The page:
Can you tell what is the principle of Pythagoras theorem? Most probably not. But can you tell the story of the thirsty crow? Of course you can. There lies the significance of oral storytelling.
Once upon a time…” Can one ever tire of hearing that phrase, resonant with the promise of immersion in some magical and endlessly fascinating world? We love stories. We all do. We have grown up listening to stories – by our dadis, nanis and mothers, with an occasional contribution from our fathers. Stories are all around us; stories make our world; stories guide our lives; stories form our fundamental core.
We all are walking-talking stories and when we meet new people, they become part of our story. In short, stories help us understand ourselves, the other, and life itself.
Michael Burns the mind behind ‘Tall Tales’ city’s premier storytelling organization has spoken to Absolute India about the concept of storytelling as an art form and its acceptance among the people. “Mumbai is full of stories. Everyone on Earth has at least one great story and so that means 18 million people here in Mumbai do too.” says Michael. “Most people don’t realize this fact and believe that a story has to have over the top drama or explosions or something massive to happen. Yes, stories do involve important moments of change, but subtle stories that zoom in on heartfelt slices of real life are incredibly powerful. We don’t fully realize this sometimes.” he explains.
Tall Tales started out as just one night of storytelling in 2013 where people from the public sent in true personal stories and the best ones were picked. However Michael was keep on receiving entries which led the organization to complete 63 shows wherein 218 stories are performed out of 1500 entries. “I think what we do at Tall Tales is different in a few important ways. We don’t organize an open mic though there’s nothing wrong with open mics, but we believe that practicing, rehearsing, editing, and trial and error make performances better, and I think the quality of our shows demonstrates that to be true.” The other thing is that we only feature true stories since we are fuelled by the idea that nothing is more fascinating than real life, and so this is the main motivating factor for featuring only non-fiction personal stories.” Burns adds.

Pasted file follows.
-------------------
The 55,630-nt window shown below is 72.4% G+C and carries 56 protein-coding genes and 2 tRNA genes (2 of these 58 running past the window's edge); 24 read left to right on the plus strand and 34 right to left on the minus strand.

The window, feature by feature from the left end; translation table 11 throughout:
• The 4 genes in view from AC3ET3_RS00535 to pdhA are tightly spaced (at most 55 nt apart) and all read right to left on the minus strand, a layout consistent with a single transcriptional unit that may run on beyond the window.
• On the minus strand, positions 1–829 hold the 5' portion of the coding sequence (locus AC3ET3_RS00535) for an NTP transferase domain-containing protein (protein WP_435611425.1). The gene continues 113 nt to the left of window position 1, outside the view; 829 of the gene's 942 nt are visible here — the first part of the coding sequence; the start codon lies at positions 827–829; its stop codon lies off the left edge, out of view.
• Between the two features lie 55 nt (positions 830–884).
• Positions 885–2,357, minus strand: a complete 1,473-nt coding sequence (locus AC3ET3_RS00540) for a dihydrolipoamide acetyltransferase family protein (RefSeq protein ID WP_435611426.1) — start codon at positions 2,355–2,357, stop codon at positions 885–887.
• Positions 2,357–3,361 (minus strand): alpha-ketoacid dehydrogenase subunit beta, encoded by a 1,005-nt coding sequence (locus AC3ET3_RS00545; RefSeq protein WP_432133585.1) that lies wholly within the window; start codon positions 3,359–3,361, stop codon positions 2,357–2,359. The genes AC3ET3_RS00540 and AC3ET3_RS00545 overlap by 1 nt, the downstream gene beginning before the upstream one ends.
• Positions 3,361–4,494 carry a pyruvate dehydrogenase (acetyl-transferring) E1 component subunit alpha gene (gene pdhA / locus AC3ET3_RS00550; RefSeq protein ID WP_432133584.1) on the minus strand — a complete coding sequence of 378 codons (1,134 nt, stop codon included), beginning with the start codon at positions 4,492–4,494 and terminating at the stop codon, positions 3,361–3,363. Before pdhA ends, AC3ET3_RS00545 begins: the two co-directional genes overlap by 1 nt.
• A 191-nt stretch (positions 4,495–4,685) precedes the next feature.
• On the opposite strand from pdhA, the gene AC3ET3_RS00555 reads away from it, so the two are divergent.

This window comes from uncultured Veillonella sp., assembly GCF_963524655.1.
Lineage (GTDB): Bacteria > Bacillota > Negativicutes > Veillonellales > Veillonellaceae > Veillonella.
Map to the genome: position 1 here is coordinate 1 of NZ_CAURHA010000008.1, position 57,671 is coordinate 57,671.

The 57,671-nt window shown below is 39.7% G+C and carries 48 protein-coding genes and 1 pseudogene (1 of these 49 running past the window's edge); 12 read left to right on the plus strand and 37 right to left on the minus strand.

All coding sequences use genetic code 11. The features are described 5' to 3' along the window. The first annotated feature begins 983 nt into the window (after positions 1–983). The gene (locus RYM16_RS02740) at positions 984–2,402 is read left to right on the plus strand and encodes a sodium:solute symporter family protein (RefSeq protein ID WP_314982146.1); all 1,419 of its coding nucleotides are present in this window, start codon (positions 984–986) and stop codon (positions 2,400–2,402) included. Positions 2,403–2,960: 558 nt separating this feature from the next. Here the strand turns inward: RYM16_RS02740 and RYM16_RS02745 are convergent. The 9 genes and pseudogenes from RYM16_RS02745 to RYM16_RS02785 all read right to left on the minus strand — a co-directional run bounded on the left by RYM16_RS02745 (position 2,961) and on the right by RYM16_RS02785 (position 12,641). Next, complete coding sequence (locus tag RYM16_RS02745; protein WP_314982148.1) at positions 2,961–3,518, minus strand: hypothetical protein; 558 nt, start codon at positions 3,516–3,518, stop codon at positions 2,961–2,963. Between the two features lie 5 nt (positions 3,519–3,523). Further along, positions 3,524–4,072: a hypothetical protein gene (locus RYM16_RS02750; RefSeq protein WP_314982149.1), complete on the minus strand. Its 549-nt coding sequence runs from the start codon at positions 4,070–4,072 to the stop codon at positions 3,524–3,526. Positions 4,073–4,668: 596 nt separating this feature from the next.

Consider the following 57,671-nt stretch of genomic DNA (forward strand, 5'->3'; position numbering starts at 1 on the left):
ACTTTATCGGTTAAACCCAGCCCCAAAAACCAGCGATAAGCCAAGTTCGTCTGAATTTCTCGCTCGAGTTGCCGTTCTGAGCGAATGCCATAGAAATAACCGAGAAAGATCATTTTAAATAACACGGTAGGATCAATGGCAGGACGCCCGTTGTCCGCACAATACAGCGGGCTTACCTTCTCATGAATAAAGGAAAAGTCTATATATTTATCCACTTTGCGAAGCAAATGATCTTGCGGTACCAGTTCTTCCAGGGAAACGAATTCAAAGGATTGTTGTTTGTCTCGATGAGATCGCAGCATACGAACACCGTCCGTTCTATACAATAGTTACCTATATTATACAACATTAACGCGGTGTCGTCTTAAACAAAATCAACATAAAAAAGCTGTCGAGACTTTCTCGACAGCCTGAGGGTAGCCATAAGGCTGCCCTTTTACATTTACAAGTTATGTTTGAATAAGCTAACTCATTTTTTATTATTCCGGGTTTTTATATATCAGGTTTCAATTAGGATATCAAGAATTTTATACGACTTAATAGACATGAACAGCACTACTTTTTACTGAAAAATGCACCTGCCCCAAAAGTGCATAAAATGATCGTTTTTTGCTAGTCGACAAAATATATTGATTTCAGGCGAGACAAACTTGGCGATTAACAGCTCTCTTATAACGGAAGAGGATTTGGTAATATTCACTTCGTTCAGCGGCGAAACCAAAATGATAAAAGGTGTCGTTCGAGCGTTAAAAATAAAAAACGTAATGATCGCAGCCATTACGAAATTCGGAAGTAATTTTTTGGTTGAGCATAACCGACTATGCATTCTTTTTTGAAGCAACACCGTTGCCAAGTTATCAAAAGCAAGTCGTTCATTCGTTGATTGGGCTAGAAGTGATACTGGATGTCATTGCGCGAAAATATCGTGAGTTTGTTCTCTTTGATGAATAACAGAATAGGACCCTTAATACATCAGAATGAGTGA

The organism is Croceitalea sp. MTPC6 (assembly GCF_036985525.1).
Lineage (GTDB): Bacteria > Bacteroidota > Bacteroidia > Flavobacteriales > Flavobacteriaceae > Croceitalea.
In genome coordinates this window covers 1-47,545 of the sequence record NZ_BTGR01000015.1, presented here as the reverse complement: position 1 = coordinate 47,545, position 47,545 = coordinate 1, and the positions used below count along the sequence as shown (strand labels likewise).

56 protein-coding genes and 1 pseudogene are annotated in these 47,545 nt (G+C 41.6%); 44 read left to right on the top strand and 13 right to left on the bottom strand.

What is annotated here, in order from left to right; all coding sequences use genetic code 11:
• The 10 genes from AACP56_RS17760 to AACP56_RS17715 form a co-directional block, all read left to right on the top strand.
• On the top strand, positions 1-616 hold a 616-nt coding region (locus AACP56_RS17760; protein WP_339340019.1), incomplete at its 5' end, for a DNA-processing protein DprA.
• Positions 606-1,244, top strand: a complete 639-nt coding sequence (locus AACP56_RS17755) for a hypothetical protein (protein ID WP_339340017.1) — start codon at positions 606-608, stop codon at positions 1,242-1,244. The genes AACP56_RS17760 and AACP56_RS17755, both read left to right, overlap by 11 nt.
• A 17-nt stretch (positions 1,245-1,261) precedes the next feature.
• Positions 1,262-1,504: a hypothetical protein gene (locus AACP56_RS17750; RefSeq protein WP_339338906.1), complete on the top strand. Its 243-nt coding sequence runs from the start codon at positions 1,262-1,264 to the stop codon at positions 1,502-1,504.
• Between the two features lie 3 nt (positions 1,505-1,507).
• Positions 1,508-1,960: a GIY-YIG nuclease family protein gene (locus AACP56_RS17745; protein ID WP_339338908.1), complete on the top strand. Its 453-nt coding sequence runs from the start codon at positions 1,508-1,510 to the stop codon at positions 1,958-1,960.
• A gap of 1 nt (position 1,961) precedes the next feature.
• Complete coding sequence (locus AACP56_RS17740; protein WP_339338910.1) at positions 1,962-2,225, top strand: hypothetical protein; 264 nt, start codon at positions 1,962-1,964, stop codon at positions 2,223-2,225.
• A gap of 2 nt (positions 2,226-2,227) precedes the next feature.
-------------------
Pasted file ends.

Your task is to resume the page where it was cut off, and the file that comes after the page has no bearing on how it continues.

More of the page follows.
When asked about the potentials in the storytelling industry he simply said “I don’t know. But I do know that many industries are trafficking in stories as Storytelling is all around us all the time, it’s just you have to ask yourself what kind of stories are being told.” Michael argues on the high profile stories offered to society stating people’s personal life distresses “I personally find the overwhelming majority of them offensive and thoroughly vacuous. I’m far more interested in the non-market stories that remind us of how precious and fleeting life is while teaching us how we can better take care of each other.” Michael likes Amitav Ghosh and Kiran Nagarkar as the amazing storytellers.
Speaking about the scope and the significance of storytelling Burns said that “it is wide, it’s just that for the most part, we’re being force-fed quite awful and empty stories.” “Learning to tell your story is probably one of the most life-affirming things you can do. Telling your story is a way of acknowledging your own existence and about connecting to others around you as well as those who came before you.” Storytelling is our species’ superpower and so we are now starting to get into the term “destiny.” He adds. What can make someone a story teller? “I personally believe that it is every human being’s destiny to tell stories and therefore it’s one of the prerequisites to a life worth living. We are born storytellers, We are not made but we can become better at it by studying it and by understanding the universal story structure not because those technical ideas make your stories more appealing or more publishable (though they also do that) but because once you know why certain stories push certain buttons for audiences you unlock your own potential to craft original stories that have never been told before.”
According to Michael the future of storytelling is practically very bright as he predicts that “We will always tell stories, we have to tell stories about responsibility to our planet and each other to the new generation and they will follow the same.” “It takes real courage to tell these stories because to do so you have to confront the horrific racist and nationalist stories that we consume consciously or subconsciously every day also the powerful forces in society have a lot to lose if we start telling stories about connection rather than division then they will not relinquish power quietly.” He concluded decidedly.